But then again, that’s why Zero Dark Thirty comes off so much like a procedural. It rarely, if ever, has anything to say regarding, well, anything. It doesn’t touch on the fear that gripped our nation after the attacks. It ignores the high running emotions that led us to war in the first place. It doesn’t talk about the effects this dangerous search had on those running it. Although I’m sure the plans were carried out with a high degree of professionalism in the real world, emotional ambiguity doesn’t make for a very good movie. The Hurt Locker, for instance, was about the effects of war on the soldiers who fight it. It was about their trauma, their fear and even their familiarity with it, to the point where some felt more comfortable with a gun overseas than in a time of peace on their homeland. Zero Dark Thirty has none of that.

If it’s about anything, it’s about obsession, the need to right the wrong. Chastain, playing Maya, the woman in relentless pursuit of the man who spilled innocent American blood, is fantastic in the role and manages to pull off some tense dialogue driven scenes that ramp up her character’s emotions, even if ours remain distant. Where Zero Dark Thirty works, though, despite Chastain’s excellent performance, isn’t in the character arcs, but rather in the narrative trajectory that begins with that aforementioned interrogation of a low level Al Qaeda subordinate and ends with a spellbinding interpretation of the Navy SEALs operation that took Bin Laden out.

Regardless of its procedural approach, it works because it’s not exploitative. It doesn’t show behind-the-scenes “what ifs” of what Bin Laden may have been doing. Similarly, not once does the film feel like a piece of propaganda the way this year’s Act of Valor did. It’s not trying to get anyone to join the armed forces or even make you feel a certain way. It’s simply showing you something that happened and you take it as it is. The strength of such conviction is evident, but then again, so is the weakness. For a movie that dramatizes the death of an undeniably evil man who killed innocent people, leading to one of the very few times everybody in America stood together as one, there needed to be more of an audience connection. The emotion, both onscreen and within ourselves, should have resonated, but instead you leave the movie with an empty feeling, knowing full well the movie you saw was good, but wanting something more. Zero Dark Thirty is bound to win Best Picture at this year’s Oscars and though I will certainly defend it as a good movie, I’ll argue against that inevitable decision.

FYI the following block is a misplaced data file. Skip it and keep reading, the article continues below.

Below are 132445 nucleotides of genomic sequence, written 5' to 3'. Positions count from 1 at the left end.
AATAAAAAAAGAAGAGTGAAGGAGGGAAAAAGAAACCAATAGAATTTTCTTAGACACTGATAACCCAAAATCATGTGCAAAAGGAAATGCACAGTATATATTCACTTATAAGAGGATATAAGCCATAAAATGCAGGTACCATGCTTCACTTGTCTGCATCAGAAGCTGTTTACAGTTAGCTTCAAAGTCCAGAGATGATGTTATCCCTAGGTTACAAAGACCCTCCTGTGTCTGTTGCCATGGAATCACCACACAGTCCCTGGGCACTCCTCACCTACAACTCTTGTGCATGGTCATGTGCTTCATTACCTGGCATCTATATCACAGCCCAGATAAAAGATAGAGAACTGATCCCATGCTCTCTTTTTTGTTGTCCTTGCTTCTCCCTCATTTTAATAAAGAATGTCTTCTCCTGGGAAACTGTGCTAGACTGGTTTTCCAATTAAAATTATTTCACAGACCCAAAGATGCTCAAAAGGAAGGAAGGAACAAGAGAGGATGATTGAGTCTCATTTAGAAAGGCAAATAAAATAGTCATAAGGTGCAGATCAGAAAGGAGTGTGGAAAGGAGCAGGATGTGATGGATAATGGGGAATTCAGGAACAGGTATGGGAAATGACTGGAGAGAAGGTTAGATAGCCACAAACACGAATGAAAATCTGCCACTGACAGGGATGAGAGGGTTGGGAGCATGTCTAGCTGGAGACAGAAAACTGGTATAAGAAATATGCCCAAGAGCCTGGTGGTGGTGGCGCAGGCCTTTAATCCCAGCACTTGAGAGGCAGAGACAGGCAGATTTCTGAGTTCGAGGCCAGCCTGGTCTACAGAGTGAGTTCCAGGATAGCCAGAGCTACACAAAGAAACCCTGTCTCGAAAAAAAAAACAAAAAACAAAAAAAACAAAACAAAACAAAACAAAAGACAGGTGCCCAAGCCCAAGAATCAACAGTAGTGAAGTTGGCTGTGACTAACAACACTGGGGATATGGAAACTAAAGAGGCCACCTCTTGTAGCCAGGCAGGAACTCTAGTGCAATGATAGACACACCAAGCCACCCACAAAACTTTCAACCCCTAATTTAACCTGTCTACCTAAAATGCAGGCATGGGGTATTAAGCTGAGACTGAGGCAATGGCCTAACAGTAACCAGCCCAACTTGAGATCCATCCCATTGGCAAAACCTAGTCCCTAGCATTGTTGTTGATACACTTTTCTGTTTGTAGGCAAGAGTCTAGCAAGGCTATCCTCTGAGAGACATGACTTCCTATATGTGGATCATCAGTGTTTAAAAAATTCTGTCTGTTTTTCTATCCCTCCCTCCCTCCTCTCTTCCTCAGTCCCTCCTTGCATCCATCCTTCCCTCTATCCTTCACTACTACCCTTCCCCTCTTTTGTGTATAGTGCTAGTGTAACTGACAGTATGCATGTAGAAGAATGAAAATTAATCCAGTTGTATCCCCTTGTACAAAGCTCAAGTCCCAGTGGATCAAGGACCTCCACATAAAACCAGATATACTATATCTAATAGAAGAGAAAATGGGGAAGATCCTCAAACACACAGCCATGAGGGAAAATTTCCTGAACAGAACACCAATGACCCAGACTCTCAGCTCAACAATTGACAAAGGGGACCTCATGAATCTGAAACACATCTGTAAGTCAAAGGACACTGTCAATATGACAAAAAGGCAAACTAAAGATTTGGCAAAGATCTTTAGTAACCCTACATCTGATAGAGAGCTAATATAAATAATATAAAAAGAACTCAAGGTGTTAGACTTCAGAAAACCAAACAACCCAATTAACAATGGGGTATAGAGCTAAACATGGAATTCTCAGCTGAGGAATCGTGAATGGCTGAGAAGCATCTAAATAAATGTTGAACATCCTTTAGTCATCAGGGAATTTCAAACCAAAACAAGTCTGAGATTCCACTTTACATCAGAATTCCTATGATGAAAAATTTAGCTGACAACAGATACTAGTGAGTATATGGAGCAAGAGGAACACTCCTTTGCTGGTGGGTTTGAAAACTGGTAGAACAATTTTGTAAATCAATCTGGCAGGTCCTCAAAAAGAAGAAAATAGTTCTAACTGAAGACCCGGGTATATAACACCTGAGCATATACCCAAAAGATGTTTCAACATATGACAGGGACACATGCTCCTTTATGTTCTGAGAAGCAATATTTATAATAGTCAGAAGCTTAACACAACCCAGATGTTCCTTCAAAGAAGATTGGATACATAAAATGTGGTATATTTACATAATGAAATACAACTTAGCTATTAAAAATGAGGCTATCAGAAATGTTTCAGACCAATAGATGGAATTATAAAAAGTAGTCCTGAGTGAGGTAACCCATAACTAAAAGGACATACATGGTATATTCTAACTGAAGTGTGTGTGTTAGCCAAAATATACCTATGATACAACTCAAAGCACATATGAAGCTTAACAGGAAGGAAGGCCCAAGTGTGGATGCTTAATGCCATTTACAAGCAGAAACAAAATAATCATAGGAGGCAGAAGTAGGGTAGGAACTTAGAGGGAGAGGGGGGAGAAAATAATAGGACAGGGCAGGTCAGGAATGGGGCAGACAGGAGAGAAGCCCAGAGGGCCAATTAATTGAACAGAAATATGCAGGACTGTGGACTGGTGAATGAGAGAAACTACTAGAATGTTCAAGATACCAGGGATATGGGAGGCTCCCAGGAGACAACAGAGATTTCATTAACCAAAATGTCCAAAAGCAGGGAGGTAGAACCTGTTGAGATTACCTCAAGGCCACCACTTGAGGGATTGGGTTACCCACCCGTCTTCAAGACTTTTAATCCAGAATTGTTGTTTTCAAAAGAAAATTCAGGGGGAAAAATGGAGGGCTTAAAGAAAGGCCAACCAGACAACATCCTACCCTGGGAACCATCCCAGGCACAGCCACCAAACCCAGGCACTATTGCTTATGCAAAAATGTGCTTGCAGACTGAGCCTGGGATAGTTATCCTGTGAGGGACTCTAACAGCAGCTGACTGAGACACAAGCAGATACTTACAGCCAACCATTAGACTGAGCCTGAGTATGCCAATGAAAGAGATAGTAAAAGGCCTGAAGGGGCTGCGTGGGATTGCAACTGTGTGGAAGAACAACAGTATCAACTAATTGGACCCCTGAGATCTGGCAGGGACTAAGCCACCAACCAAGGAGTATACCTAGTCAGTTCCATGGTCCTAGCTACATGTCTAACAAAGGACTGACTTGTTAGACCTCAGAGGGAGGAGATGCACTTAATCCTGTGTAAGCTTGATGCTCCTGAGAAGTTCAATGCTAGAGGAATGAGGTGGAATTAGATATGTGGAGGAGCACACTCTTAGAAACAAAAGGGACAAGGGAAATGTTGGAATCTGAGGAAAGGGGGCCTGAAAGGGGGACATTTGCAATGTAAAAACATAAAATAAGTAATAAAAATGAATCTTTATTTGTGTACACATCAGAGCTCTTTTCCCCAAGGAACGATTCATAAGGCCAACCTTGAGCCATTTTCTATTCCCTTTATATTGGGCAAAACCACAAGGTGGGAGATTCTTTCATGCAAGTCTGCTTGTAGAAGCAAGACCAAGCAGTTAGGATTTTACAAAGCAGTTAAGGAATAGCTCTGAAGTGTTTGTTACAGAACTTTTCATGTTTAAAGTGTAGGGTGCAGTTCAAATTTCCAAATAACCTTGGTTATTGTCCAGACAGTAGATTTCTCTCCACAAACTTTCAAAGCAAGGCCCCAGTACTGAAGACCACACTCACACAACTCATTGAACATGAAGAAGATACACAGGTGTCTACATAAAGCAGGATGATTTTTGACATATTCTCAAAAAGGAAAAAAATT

Zero Dark Thirty receives 3.5/5

Wednesday
Aug292012

Lawless

John Hillcoat is one of cinema’s most underappreciated directors and his movies are maddeningly underseen. His last film from 2009, The Road, was one of the best of that year, but was largely ignored by most everyone, including the supposed film experts who snubbed it of all Oscar nominations. That was a film that dared to face death and despair head on. It wasn’t a pleasant movie, but it was thematically deep and emotionally complex. It was everything movies should be, but it’s grim nature assured it would never overcome that bittersweet underrated status. Hillcoat’s latest, Lawless, based on the book “The Wettest County in the World” by Matt Bondurant, is once again brimming with greatness. It demands to be seen by a wide audience, but if history really does repeat itself, it’s destined for a quiet greatness, one that is known by those who have seen it and ignored by those who haven’t. Lawless has flaws, more so than The Road, and it’s not as contemplative, but it’s nevertheless one of the best of the year.